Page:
13



We also have indemnification clauses in various contracts that we enter into in the normal course of business, such as indemnifications in favor of customers in respect of liabilities they may incur as a result of purchasing our products should such products infringe the intellectual property rights of a third party. We have not historically paid out any material amounts related to these indemnifications; therefore, no accrual has been made for these indemnifications.
Warranty Accrual
We generally provide a warranty for our products for twelve months to thirty-six months from the date of sale, although warranties for certain of our products may be longer. We accrue for the estimated costs to provide warranty services at the time revenue is recognized. Our estimate of costs to service our warranty obligations is based on historical experience and expectation of future conditions. To the extent we experience increased warranty claim activity or increased costs associated with servicing those claims, our warranty costs would increase, resulting in a decrease in gross profit.
The following table summarizes movements in the warranty accrual for the periods indicated:
 
Three Months Ended
 
October 1, 2016
 
September 26, 2015
 
(Thousands)
Warranty provision—beginning of period
$
3,827

 
$
2,932

Warranties issued
1,105

 
504

Warranties utilized or expired
(284
)
 
(253
)
Currency translation and other adjustments
(48
)
 
(15
)
Warranty provision—end of period
$
4,600

 
$
3,168

Capital Leases
In connection with our acquisition of Opnext, we assumed certain capital leases for certain equipment. The terms of the leases generally range from one to five years and the equipment can be purchased at the residual value upon expiration. We can terminate the leases at our discretion in return for a penalty payment as stated in the lease contracts.
In October 2015, we entered into a capital lease agreement for certain capital equipment. The lease term is for 5 years, after which time the ownership of the equipment will transfer from lessor to us. During the lease term, we will make twenty equal installments of principal and interest, payable quarterly. Interest on the capital lease will accrue at 1.15 percent per annum.
The following table shows the future minimum lease payments due under non-cancelable capital leases at October 1, 2016 :
 
Capital Leases
 
(Thousands)
Fiscal Year Ending:
 
2017 (remaining)
$
2,907

2018
970

2019
627

2020
666

2021
293

Thereafter

Total minimum lease payments
5,463

Less amount representing interest
(233
)
Present value of capitalized payments
5,230

Less: current portion
(3,264
)
Long-term portion
$
1,966

Purchase Commitments
We purchase components from a variety of suppliers and use contract manufacturers to provide manufacturing services for our products. During the normal course of business, in order to manage manufacturing lead times and help ensure adequate component supply, we enter into agreements with suppliers and contract manufacturers that either allow them to procure inventory based upon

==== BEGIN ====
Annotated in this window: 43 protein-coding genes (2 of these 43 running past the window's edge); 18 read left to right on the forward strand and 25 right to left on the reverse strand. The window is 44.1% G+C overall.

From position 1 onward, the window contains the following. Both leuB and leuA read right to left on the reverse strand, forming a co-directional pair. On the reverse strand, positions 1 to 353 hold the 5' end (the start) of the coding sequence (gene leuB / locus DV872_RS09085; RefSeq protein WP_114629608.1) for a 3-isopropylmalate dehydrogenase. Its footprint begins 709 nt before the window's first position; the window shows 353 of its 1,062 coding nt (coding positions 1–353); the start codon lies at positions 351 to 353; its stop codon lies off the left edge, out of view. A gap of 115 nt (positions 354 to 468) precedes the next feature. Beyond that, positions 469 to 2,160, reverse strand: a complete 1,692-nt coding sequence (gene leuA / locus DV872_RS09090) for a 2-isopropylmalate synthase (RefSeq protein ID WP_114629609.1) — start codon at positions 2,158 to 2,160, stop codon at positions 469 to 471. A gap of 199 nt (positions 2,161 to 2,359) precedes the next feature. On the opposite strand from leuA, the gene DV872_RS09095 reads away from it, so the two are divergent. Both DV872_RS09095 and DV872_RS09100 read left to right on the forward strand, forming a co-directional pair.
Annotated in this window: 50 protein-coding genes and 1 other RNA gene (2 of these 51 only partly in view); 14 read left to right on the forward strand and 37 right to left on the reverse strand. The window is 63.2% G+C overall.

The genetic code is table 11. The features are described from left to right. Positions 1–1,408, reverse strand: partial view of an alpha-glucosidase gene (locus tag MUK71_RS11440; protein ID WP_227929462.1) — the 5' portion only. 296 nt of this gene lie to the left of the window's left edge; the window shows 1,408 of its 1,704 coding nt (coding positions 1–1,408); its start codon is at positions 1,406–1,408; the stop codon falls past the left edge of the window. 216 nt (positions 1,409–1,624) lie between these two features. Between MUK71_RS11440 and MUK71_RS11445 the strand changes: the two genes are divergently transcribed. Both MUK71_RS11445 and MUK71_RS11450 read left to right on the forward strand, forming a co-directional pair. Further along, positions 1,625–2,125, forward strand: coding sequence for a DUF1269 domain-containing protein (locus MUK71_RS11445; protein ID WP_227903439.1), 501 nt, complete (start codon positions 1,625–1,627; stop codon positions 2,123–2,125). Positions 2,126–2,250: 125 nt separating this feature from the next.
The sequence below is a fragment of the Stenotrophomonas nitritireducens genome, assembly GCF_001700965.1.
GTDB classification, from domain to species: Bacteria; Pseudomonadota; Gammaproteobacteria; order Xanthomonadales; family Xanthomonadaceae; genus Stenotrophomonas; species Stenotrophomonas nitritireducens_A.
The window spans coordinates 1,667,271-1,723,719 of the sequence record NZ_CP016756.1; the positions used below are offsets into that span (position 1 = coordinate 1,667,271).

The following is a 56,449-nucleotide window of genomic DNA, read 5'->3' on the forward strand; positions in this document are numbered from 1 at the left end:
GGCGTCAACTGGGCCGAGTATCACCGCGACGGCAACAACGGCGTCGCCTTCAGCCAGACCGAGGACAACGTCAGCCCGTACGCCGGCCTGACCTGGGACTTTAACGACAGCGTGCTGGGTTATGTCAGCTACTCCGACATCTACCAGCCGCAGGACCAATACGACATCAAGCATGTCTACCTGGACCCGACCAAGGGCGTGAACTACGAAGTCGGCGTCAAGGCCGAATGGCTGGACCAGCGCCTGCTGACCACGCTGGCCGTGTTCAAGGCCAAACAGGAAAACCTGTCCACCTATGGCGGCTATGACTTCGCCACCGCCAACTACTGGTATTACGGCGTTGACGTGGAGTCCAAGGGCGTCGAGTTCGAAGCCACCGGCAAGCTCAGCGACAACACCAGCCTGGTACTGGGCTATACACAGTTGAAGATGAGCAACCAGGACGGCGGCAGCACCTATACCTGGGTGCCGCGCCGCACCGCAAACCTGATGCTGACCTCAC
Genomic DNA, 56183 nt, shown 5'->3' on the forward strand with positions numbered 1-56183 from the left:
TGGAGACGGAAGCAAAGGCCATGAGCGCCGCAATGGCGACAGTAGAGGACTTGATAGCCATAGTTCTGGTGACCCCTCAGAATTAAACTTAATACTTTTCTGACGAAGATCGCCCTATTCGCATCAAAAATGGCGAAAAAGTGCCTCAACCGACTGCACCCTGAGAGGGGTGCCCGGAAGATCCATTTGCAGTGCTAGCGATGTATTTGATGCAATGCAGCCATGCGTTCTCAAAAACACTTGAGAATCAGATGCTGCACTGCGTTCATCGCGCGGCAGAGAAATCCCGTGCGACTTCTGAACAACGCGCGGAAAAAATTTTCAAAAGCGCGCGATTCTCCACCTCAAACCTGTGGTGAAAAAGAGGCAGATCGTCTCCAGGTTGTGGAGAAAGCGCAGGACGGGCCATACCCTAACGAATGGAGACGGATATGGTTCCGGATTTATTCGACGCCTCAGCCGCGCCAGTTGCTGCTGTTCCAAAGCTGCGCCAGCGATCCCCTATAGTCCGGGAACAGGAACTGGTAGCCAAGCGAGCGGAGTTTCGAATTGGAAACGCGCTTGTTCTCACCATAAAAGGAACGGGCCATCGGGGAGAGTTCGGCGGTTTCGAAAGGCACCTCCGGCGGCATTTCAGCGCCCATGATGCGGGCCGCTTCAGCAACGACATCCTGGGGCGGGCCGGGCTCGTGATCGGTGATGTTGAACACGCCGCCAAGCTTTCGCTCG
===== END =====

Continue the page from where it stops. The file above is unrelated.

14



criteria as defined by us or establish the parameters defining our requirements. A significant portion of our reported purchase commitments arising from these agreements consist of firm, non-cancelable and unconditional commitments.
We record a liability for firm, non-cancelable and unconditional purchase commitments for quantities in excess of our future demand forecasts consistent with the valuation of our excess and obsolete inventory. As of October 1, 2016 and July 2, 2016 , the liability for these purchase commitments was $1.3 million and $1.7 million , respectively, and was included in accrued expenses and other liabilities in our condensed consolidated balance sheets.
Malaysian Goods and Services Tax (“GST”)
In February 2016, the Malaysian tax authorities preliminarily denied our Malaysia GST refund claims representing approximately $2.4 million . These claims were made in connection with the export of finished goods from our contract manufacturing partner’s Malaysian facilities. We are currently contesting the denial of these claims before a Malaysian administrative review panel, and believe that additional appeal options may be available to us if we do not obtain a favorable ruling. Although we have taken action to minimize the impact of the GST with respect to our ongoing operations, we believe it is reasonably possible that, ultimately, our refund claims may be partially or fully rejected. We have accounted for the $2.4 million GST claims as a receivable classified in prepaid expenses and other current assets in our condensed consolidated balance sheet at October 1, 2016 .
Litigation
Overview